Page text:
Luke Jayne and Ditte transplanting seedlings

Other Comments
The soil that seeds are planted in does not  need any fertilizer. Once the seedlings have been transplanted, they benefit from some nutrients. They seem to like dilute shit tea. Just put some manure in a  bucket of water to soak for a while.  Dilute it with some water and pour over the plants. 

Maravilla Lettuce

Maravilla Lettuce

The image above shows the final product. These lettuce have been recently transplanted from modules. They will quickly expand and completely cover the soil. No weeds will be able to grow. 

Self-seeding Godetias

Godetias in a Pot

Godetias in a Pot

The other day I found a flower pot full of self seeded Godetia seedlings. I planted them about 6 years ago and they have survived in the pot on their own. The temperature in winter  gets well below 0C and in the summer it is very dry and well over 40C. The flowerpot has formed a tiny ecosystem and by an evolutionary process they have managed to survive.


Godetia Transplants

I have transplanted 18 of them into plastic modules and also planted the seeds which were in the dried seed pods into a pot.

I would like to make a self seeding area of Godetia plants which will come up every year. As they have survived for 6 years in very hostile conditions they should be able to cope with the harsh conditions at the Cortijo.

Notes: There are very precise instructions in Spanish for growing Godetia on this page
They germinate best at 21C, sowing in January will produce flowers in May/June.

I learned today that plastic modules in Spanish are called charolas

Godetias are actually called  Clarkias.



The Godetias looked very nice on the table for a long time.

The modules that I planted died after forgetting to water them during a weekend.
However the little seedlings that I planted in other pots were lovely. The Godetias flowered for about 4 weeks and were really lovely.

30 December – Seed Planting

Seed Pots

Seed Pots

This may seem a strange time to plant seeds. The reason why I can start seeds off now is because we have a place on the coast and one up in the mountains. The average temperature on the coast is about 14C and in the mountains it is 5C .The idea is to get the plants going and then transfer them to the mountains after March.

All the seeds here are plants that could cope with some low temperatures at the start.

I have planted several pots. If any of them germinate I will transplant them into pots or modules. Very tiny seeds are just sprinkled onto the surface. Bigger seeds are mixed into the soil with the ends of my fingers according to size. The soil is normal potting compost and at the top of the pots there is some finer seed compost which was bought at a garden centre.

Petunias (fire chief) wiki
Petunias are great flowers. They cope well with the hot sun and the don’t get too upset by an occasional lack of water and also they flower for ages.  Petunias normally only cost about 1.20 euros each for a potted one but it will be good if we can get loads of them to use in the summer. Petunia seeds are very small so they are just spread on the surface of the flowerpot.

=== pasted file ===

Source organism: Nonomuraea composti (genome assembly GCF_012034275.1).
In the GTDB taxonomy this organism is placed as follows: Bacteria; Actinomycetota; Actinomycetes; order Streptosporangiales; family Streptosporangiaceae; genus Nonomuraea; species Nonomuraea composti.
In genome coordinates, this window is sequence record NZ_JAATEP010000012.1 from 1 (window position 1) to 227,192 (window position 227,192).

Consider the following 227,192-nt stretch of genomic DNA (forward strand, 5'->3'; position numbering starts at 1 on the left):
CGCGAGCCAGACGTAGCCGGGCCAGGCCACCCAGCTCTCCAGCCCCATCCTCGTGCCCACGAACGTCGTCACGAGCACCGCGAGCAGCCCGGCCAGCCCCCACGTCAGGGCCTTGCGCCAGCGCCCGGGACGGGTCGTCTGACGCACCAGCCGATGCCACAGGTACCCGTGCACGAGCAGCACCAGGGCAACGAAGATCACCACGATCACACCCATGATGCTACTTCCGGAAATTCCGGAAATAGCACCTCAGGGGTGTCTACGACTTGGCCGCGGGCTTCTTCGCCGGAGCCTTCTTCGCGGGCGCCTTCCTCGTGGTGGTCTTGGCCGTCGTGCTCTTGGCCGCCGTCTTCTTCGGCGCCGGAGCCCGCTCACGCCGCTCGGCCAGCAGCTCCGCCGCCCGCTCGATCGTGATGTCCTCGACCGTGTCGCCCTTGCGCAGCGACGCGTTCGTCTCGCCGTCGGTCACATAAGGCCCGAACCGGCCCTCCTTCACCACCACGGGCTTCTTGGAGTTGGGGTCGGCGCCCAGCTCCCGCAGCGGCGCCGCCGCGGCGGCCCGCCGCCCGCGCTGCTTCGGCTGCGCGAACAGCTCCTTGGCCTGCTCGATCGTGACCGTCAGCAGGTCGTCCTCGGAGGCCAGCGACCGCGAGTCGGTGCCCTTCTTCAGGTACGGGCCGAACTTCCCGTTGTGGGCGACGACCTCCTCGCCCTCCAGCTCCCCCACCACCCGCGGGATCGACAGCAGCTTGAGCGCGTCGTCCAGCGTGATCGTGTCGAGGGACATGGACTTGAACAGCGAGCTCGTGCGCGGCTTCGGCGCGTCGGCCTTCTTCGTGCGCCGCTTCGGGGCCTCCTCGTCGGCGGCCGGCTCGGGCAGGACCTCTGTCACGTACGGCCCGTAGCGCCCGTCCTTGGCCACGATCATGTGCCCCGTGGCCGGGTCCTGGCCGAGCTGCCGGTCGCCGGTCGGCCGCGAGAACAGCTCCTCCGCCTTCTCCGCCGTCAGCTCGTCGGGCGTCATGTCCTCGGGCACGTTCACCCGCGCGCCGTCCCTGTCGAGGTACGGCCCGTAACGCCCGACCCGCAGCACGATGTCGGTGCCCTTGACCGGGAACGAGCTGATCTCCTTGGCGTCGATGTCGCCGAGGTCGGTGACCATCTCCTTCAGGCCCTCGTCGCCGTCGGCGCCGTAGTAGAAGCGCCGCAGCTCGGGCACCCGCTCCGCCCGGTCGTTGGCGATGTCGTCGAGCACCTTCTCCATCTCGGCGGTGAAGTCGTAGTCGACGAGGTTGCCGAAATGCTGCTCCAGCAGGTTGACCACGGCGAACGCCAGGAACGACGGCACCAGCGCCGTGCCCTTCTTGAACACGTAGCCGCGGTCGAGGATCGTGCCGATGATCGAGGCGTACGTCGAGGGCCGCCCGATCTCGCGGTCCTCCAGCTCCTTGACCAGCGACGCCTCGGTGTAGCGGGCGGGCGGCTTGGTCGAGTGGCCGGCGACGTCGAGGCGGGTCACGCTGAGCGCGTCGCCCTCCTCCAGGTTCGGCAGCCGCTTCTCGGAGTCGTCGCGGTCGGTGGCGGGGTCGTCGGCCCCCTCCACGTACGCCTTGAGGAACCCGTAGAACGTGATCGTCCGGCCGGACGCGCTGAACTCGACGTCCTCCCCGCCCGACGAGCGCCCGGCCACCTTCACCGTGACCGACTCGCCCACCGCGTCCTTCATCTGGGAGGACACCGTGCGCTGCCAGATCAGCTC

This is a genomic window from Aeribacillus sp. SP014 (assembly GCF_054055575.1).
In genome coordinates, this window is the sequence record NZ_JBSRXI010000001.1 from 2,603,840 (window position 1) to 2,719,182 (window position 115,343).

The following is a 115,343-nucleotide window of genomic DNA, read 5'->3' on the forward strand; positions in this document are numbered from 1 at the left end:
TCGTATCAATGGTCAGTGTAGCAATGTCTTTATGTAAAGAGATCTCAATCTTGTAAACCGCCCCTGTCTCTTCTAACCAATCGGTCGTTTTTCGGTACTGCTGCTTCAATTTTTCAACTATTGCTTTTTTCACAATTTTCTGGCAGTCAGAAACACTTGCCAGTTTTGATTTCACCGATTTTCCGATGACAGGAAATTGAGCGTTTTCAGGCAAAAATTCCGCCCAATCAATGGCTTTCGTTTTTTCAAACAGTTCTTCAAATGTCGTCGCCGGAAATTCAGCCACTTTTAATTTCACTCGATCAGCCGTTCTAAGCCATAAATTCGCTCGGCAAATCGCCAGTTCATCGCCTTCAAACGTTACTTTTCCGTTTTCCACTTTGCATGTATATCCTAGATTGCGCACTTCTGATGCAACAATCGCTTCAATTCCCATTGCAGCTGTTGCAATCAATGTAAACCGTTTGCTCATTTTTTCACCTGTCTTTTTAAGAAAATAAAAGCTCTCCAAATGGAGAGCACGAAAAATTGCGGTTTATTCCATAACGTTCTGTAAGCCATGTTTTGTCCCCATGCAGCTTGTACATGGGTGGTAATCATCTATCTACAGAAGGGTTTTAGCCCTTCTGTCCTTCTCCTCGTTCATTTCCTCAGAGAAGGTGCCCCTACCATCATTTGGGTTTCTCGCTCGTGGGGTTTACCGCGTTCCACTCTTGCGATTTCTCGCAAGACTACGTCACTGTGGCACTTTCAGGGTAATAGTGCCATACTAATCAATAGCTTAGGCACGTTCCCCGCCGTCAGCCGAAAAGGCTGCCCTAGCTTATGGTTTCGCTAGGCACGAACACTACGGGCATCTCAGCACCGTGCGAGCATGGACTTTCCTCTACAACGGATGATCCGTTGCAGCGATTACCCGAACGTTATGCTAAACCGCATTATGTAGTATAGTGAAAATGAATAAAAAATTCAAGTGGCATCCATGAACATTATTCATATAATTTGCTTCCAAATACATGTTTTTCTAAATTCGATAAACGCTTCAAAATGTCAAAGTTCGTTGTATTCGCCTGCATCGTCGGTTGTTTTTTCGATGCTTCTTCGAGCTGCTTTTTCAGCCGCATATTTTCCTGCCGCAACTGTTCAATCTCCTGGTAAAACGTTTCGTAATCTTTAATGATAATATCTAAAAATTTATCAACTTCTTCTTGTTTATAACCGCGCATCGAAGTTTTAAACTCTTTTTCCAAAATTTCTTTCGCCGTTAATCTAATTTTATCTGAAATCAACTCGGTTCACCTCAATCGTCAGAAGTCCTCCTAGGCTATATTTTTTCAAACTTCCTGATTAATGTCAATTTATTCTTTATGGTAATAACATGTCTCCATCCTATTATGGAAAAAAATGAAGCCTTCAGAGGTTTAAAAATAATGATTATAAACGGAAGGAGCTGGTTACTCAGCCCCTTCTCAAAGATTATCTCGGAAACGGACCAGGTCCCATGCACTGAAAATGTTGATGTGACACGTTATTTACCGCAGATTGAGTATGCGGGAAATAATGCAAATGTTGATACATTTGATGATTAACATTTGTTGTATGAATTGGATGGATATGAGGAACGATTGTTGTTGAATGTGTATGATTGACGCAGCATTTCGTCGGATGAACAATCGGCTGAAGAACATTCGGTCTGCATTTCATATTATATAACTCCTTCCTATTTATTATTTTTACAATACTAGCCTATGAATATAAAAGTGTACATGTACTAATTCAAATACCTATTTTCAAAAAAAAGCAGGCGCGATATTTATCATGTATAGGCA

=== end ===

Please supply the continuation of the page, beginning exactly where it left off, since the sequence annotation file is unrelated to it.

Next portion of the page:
Snapdragons - Antirrhinum

Snapdragons Antirrhinum wiki
These are the sort of hard as nails plants we like at the cortijo. There are some snap dragons alive and flowering  at the moment in the cortijo and the temperature has been down to -5C. A good quality about snaps is that they self-seed themselves and once there are a few growing they will establish a colony.



Tudela Lettuce (cogollos de Tudela in Spanish) wiki
Cogollos de Tudela are a really good Spanish lettuce that form very compact hearts. If you go to a Spanish restaurant you can order “cogollos” which is normally lettuce hearts drizzled with a sort of garlic oil. They are very healthy to eat and you can make a very quick almost 0 calorie snack by slicing  a cogollo lettuce heart into 4 laterally and drizzling on some extra virgin olive.

Capers (capparis Spinosa) (alcaparras in Spanish)  wiki
This is probably a waste of time because caper seeds are very difficult to germinate and require stratifying. They probably won’t germinate but you never know.

Parsnip (Pastinaca) (chirivía in Spanish)  wiki
These were some seeds that I has in an old packet. Let’s hope they germinate.

seed traysI have also planted lots of plants into seed trays. The trays cost about 2 euros. It is the best way of raising lots of small plants for later transplanting.

I normally buy my plants form a shop called Bolivar in Granada. (they cost about 8 cents each) This year I am going to try to grow some of them myself.

I have the following plants in the seed trays.
Cauliflowers  (coliflor in Spanish)  wiki
Cauliflowers do very well at the cortijo.

Spring onion  (cebolleta in Spanish)  wiki
The was a packet of White Lisbon which came free with Grow Your Own  magazine.

Kale (Black tuscany)  (col rizada in Spanish)  wiki
There were some seeds in the bottom of a packet. It is a type of Curly Kale with purple leaves.

Leek  (puero in Spanish)  wiki
I bought these seeds from Al Campo supermarket.

Brunswick Cabbage  (Col Repollo)  wiki


Propagating Geraniums

Every year I have to buy more Geraniums because at some point the temperature gets down to about -10C and kills them.

This year I have decided to propagate some geraniums by planting  cuttings at the house on the coast which has a mild climate.

I simply cut off the main stems from the parent plants and then protected the originals with garden fleece so that they might survive the winter.  I made cuttings about 15cm long, making the cut just below a node.  I left one healthy leaf on each cutting. I didn’t use any cutting hormones. (because I had forgotten to buy any). I used a plastic tray module.I did  this on the 28th December 2011. They were left in the open air. The climate is mild and rarely goes below 10C.

Blog post continued on 6th March 2013.

The picture below shows the overwintering geraniums from last year and new ones being propagated. Last year’s ones were a big success.
Propagating geraniums is easy.  The most important thing to do is spray them every 3 weeks to stop the stem boring caterpillars.